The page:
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Lā Kūʻokoʻa – Hawaiian Independence Day 2015

2015 La Kušokoša Flyer full



Hookuikahi 1 & 2 videos

Hooku`ikahi Part 1 –  September 4, 2015
Hooku`ikahi Part 2 – October 2, 2015
Von Holt Room – St. Andrew Cathedral
Honolulu, Hawaii

‘Mai Poina: The Trial of a Queen’ at MACC

Step back in time to the events following the overthrow of Queen Lili`uokalani with Mai Poina: The Trial of a Queen by Victoria Kneubuhl this Saturday, Nov. 21 at the Maui Arts & Cultural Center. The play takes place in 1895 and shows the unrest brought about by the destruction of Hawaii’s Monarchy. Stay for a discussion of the current implications of this event led by noted Hawaiian scholars and community leaders. $28. 7:30pm. McCoy Studio Theater (1 Cameron Way, Kahului); 808-242-7469, Mauiarts.org

(Source: MauiNow.com)

Coalition of Hawaiian Nationals Brainstorming Session

Will repost when rescheduled…

The Hawaiian Nationals 
Brainstorming Session 
Sunday, November 15 from 6-8 PM 
The Davies Room 
The Cathedral of St. Andrew
(corner of Richards and Beretania)

Ho’okuikahi – What are the strategies?


Na`i Aupuni? What Kind of Hawaiian Nation?

Na`i Aupuni?

‘Act of War’ back after 22 years at HIFF


Federal judge does not block Native Hawaiian election

From the Star-Advertiser

An election of Native Hawaiian delegates to a constitutional convention can go forward next month as planned, a federal judge ruled today.

U.S. District Court Judge J. Michael Seabright said he would not block the Na‘i Aupuni election, saying it was a private election not subject to public election laws.

A lawsuit filed in August argued that state is illegally supporting a race-based and view-based election, and an additional motion sought to halt the proceeding scheduled during the month of November.

One of the plaintiffs, Keli‘i Akina, president of the Grassroot Institute of Hawaii, said he plans to appeal the ruling to the 9th Circuit Court.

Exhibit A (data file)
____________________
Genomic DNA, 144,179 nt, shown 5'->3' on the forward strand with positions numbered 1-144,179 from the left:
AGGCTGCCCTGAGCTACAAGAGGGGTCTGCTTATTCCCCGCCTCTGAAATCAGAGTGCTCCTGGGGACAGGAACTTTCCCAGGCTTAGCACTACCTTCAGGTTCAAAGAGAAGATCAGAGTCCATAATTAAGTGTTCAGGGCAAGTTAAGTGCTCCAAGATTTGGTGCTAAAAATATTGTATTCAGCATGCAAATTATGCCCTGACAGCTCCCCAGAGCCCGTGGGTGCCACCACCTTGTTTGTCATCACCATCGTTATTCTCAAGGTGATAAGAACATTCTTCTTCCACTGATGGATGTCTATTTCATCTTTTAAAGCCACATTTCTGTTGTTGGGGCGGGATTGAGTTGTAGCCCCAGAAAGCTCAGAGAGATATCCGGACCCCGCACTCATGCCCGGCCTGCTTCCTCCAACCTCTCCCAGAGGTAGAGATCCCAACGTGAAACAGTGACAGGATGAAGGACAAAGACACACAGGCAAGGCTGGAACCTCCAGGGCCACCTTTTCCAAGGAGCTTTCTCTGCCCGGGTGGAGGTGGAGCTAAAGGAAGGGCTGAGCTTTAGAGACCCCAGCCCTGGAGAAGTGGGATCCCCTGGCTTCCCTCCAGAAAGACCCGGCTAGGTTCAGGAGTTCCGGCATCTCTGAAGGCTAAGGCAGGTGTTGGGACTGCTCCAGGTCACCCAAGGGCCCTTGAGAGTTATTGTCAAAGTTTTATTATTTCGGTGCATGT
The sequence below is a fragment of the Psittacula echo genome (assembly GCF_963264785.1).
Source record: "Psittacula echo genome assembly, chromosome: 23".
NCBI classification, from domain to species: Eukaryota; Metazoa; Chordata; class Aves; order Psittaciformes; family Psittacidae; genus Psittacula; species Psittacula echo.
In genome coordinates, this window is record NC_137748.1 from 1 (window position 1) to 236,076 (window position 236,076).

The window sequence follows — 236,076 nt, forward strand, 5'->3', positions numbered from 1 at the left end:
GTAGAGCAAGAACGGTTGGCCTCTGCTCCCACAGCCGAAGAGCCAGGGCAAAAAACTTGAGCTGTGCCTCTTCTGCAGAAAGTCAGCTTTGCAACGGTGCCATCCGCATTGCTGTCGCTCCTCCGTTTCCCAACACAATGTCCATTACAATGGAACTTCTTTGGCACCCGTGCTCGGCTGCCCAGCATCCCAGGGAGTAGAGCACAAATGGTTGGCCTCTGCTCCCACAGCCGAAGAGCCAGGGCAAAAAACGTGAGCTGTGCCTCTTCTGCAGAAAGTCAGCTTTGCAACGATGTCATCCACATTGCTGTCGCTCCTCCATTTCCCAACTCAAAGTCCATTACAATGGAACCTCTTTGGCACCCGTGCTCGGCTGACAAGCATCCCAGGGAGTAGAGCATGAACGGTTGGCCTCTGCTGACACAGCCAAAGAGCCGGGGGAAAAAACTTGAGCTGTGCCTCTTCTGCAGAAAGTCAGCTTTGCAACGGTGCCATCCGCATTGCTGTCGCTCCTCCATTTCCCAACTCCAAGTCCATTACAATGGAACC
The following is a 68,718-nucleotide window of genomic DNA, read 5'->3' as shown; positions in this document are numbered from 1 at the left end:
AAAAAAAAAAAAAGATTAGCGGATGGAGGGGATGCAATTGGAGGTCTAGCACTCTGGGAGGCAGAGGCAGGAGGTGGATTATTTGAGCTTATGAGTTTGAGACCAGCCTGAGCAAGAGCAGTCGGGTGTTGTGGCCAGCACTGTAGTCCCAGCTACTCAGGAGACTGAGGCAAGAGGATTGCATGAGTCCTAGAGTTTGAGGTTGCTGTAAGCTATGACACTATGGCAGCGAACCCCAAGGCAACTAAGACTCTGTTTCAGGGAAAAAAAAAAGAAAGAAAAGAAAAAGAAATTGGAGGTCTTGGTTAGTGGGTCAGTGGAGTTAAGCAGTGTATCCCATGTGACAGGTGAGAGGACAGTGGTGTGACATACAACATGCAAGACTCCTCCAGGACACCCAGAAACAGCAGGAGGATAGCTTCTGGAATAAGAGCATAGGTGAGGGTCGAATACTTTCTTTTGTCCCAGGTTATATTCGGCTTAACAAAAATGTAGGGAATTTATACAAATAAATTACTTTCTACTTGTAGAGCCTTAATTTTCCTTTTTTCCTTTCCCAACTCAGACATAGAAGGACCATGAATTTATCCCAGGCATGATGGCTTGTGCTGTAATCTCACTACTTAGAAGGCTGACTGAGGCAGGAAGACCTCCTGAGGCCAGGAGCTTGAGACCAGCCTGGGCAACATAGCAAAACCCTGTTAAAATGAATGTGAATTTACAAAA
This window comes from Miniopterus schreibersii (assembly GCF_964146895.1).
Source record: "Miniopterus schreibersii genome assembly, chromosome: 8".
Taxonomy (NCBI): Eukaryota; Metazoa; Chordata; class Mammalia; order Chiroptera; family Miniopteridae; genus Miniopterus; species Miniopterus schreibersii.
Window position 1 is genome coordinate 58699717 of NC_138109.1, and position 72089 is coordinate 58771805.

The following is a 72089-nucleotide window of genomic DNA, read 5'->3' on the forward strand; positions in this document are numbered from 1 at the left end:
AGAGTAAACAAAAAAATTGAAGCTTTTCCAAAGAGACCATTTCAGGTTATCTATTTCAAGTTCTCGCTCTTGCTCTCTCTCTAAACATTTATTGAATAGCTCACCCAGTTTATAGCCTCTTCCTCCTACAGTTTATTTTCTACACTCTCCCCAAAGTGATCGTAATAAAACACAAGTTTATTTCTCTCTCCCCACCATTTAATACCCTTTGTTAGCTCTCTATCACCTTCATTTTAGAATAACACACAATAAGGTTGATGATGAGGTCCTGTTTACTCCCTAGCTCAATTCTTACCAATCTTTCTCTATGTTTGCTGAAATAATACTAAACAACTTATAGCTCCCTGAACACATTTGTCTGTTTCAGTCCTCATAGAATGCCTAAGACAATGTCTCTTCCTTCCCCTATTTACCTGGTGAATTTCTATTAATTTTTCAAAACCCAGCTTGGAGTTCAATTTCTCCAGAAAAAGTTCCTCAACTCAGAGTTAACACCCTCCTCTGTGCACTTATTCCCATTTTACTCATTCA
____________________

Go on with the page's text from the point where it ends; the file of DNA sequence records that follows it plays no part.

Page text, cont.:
Voting for delegates begins November 1 for Hawaiians certified by the Native Hawaiian Roll Commission. Voting ends Nov. 30, with a constitutional convention planned to start in February.

Protest Na‘i Aupuni community meeting


Hawaiian Election hearing report

Ian Lind in Civil Beat runs down the arguments on both sides in the federal court hearing today on the legality of the Na‘i Aupuni election process, and motion of preliminary injunction seeking to put the election on hold.

After four hours of legal arguments on Tuesday by supporters and opponents of the current election for delegates to a Native Hawaiian political convention that both sides agree could be an important step toward some form of Hawaiian self-governance, federal Judge J. Michael Seabright said he will decide by the end of the week whether he will block the election from proceeding.

Seabright is presiding over a lawsuit brought by several opponents of the process that is widely expected to be a significant step toward Hawaiian political autonomy. The lawsuit is backed by Judicial Watch, a conservative Washington foundation, and the lead plaintiff is Kelii Akina, CEO of the Grassroot Institute of Hawaii, a local conservative, free-market educational group.

Tuesday’s hearing was request by plaintiffs seeking a preliminary injunction that would put the election on hold until the issues being raised by the lawsuit can be decided. No trial date has yet been set, while ballots are due to be distributed to the list of certified voters on Nov. 1.

Seabright said he will rule on the injunction and scheduled another hearing for 10:30 a.m. Friday to explain the basis for it.


The election is opposed by Hawaiians on two ends of the political spectrum. Some Hawaiians like Akina, a political conservative, have opposed extending special status to Hawaiians. But the election process is also opposed by those Hawaiians who say they will not support anything less than full national independence. They also are against any process that would grant Hawaiians the same status as Native American tribal governments, which they see as limiting sovereignty.


Much of the legal wrangling during the hearing revolved around the issue of whether this election is truly a private affair among Hawaiians only, or whether its public funding and the participation of OHA, a state agency, mean that it is really a government function involving “state action” and subject to the constitutional protections against various forms of discrimination in voting and elections.